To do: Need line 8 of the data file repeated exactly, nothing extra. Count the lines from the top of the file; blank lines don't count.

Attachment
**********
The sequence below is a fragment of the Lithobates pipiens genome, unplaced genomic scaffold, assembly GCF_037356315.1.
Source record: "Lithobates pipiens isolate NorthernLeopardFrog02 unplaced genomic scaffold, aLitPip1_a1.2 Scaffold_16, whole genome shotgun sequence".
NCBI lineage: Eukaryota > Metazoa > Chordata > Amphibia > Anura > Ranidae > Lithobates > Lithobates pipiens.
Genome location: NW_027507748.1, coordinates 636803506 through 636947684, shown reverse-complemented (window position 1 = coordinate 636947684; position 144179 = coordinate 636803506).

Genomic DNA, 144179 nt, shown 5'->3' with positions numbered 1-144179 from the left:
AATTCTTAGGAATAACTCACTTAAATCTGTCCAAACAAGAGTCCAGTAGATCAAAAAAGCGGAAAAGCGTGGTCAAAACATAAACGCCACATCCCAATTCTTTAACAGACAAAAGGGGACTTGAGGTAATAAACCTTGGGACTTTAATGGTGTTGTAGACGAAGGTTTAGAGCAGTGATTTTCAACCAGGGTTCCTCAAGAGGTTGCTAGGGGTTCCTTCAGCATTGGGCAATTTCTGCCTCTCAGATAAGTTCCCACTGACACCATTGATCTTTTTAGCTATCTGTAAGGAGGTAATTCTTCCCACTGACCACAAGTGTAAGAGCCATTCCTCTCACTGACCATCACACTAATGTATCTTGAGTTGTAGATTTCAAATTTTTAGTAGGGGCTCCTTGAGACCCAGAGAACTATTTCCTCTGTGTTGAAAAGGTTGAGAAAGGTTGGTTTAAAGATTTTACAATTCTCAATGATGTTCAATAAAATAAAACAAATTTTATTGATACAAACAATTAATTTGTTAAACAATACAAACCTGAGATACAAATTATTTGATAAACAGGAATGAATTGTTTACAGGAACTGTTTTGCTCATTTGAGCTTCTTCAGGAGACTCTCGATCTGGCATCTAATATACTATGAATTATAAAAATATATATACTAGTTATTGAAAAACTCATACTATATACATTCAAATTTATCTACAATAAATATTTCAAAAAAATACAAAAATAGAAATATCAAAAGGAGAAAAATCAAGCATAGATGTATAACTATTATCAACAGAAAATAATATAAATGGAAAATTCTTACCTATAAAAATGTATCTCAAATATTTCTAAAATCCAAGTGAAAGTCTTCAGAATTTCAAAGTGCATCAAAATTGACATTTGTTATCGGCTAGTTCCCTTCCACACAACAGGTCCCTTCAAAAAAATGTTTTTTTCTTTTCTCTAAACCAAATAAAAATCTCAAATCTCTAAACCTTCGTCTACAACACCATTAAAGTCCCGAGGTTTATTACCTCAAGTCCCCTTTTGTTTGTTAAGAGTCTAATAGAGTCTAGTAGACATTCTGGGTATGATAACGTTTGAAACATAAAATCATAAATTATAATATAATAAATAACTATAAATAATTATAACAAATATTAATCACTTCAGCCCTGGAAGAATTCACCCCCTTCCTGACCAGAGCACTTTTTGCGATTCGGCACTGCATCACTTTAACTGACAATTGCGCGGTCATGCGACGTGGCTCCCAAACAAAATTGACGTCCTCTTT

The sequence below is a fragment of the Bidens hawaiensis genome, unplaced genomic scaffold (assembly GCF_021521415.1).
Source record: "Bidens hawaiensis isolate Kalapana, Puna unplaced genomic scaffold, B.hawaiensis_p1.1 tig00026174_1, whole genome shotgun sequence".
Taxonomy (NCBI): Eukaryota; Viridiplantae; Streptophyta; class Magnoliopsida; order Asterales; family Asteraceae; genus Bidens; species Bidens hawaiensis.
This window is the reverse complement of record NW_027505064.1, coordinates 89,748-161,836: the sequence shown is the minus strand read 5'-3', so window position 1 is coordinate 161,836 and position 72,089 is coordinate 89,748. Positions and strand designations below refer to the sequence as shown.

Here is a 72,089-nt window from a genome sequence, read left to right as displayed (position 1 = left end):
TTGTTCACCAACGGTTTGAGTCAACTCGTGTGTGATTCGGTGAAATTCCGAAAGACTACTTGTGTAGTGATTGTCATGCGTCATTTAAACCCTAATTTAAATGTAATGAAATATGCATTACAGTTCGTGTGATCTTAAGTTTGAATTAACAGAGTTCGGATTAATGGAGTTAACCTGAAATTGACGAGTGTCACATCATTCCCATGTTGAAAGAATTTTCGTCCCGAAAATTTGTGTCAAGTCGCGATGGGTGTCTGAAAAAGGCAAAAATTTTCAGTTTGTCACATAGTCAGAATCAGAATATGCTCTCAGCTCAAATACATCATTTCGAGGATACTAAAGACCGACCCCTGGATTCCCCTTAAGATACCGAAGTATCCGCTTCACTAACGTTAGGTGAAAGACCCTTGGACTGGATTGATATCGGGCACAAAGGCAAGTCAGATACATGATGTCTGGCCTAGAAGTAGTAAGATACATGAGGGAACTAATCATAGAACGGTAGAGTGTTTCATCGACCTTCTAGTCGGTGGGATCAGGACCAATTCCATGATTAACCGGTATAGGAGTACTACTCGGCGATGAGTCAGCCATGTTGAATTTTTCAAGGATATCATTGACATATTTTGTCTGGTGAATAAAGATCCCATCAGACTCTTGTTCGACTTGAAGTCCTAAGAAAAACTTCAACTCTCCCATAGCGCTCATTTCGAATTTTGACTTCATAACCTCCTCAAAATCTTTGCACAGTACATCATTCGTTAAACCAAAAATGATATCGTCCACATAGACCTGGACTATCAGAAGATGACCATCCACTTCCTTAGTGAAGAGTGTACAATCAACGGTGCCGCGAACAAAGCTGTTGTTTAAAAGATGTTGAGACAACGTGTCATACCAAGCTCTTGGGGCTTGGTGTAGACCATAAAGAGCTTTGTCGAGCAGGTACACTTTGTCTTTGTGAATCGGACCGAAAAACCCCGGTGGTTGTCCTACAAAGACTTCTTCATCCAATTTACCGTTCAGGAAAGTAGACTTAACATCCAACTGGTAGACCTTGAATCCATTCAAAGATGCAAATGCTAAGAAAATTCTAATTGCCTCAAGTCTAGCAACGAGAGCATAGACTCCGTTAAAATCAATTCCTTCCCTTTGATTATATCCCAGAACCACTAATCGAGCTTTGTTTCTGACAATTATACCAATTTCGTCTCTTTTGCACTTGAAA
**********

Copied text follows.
Source record: "Bidens hawaiensis isolate Kalapana, Puna unplaced genomic scaffold, B.hawaiensis_p1.1 tig00026174_1, whole genome shotgun sequence".